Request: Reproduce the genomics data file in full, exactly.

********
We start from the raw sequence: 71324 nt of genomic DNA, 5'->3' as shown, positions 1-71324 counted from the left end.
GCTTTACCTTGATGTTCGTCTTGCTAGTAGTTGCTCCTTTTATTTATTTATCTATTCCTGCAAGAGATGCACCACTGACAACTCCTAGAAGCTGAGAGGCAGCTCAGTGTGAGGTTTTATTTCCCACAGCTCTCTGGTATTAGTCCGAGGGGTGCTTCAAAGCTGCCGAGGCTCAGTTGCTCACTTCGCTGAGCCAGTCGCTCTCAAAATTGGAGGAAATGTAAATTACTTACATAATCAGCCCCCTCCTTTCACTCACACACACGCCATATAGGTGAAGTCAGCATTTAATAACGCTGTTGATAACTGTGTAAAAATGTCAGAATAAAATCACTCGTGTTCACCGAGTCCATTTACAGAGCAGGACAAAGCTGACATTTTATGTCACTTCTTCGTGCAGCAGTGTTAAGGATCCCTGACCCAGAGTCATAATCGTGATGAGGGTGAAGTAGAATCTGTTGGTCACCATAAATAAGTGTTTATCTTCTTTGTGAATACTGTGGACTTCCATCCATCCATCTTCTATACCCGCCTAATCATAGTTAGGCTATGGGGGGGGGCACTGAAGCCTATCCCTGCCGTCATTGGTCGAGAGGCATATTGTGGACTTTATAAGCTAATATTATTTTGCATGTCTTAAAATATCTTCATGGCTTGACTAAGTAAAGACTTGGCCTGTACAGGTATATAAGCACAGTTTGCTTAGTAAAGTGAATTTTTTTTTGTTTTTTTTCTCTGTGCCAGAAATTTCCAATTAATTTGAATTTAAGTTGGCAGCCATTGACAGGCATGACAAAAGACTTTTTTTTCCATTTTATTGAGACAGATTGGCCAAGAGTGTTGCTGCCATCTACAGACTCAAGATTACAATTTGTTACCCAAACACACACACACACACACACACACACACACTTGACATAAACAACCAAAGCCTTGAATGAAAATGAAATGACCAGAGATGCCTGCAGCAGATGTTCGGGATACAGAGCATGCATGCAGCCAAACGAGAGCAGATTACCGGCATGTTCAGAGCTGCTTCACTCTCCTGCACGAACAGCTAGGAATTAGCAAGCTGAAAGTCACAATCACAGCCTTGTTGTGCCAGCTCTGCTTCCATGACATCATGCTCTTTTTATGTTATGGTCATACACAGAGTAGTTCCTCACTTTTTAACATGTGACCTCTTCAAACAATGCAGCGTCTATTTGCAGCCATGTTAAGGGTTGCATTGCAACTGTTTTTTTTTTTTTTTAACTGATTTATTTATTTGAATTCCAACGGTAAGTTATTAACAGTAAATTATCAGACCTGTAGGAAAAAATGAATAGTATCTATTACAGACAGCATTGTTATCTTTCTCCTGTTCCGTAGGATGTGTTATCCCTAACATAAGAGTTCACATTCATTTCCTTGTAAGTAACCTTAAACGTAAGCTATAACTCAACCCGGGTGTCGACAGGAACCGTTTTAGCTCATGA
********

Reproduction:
We start from the raw sequence: 71324 nt of genomic DNA, 5'->3' as shown, positions 1-71324 counted from the left end.
GCTTTACCTTGATGTTCGTCTTGCTAGTAGTTGCTCCTTTTATTTATTTATCTATTCCTGCAAGAGATGCACCACTGACAACTCCTAGAAGCTGAGAGGCAGCTCAGTGTGAGGTTTTATTTCCCACAGCTCTCTGGTATTAGTCCGAGGGGTGCTTCAAAGCTGCCGAGGCTCAGTTGCTCACTTCGCTGAGCCAGTCGCTCTCAAAATTGGAGGAAATGTAAATTACTTACATAATCAGCCCCCTCCTTTCACTCACACACACGCCATATAGGTGAAGTCAGCATTTAATAACGCTGTTGATAACTGTGTAAAAATGTCAGAATAAAATCACTCGTGTTCACCGAGTCCATTTACAGAGCAGGACAAAGCTGACATTTTATGTCACTTCTTCGTGCAGCAGTGTTAAGGATCCCTGACCCAGAGTCATAATCGTGATGAGGGTGAAGTAGAATCTGTTGGTCACCATAAATAAGTGTTTATCTTCTTTGTGAATACTGTGGACTTCCATCCATCCATCTTCTATACCCGCCTAATCATAGTTAGGCTATGGGGGGGGGCACTGAAGCCTATCCCTGCCGTCATTGGTCGAGAGGCATATTGTGGACTTTATAAGCTAATATTATTTTGCATGTCTTAAAATATCTTCATGGCTTGACTAAGTAAAGACTTGGCCTGTACAGGTATATAAGCACAGTTTGCTTAGTAAAGTGAATTTTTTTTTGTTTTTTTTCTCTGTGCCAGAAATTTCCAATTAATTTGAATTTAAGTTGGCAGCCATTGACAGGCATGACAAAAGACTTTTTTTTCCATTTTATTGAGACAGATTGGCCAAGAGTGTTGCTGCCATCTACAGACTCAAGATTACAATTTGTTACCCAAACACACACACACACACACACACACACACACTTGACATAAACAACCAAAGCCTTGAATGAAAATGAAATGACCAGAGATGCCTGCAGCAGATGTTCGGGATACAGAGCATGCATGCAGCCAAACGAGAGCAGATTACCGGCATGTTCAGAGCTGCTTCACTCTCCTGCACGAACAGCTAGGAATTAGCAAGCTGAAAGTCACAATCACAGCCTTGTTGTGCCAGCTCTGCTTCCATGACATCATGCTCTTTTTATGTTATGGTCATACACAGAGTAGTTCCTCACTTTTTAACATGTGACCTCTTCAAACAATGCAGCGTCTATTTGCAGCCATGTTAAGGGTTGCATTGCAACTGTTTTTTTTTTTTTTTAACTGATTTATTTATTTGAATTCCAACGGTAAGTTATTAACAGTAAATTATCAGACCTGTAGGAAAAAATGAATAGTATCTATTACAGACAGCATTGTTATCTTTCTCCTGTTCCGTAGGATGTGTTATCCCTAACATAAGAGTTCACATTCATTTCCTTGTAAGTAACCTTAAACGTAAGCTATAACTCAACCCGGGTGTCGACAGGAACCGTTTTAGCTCATGA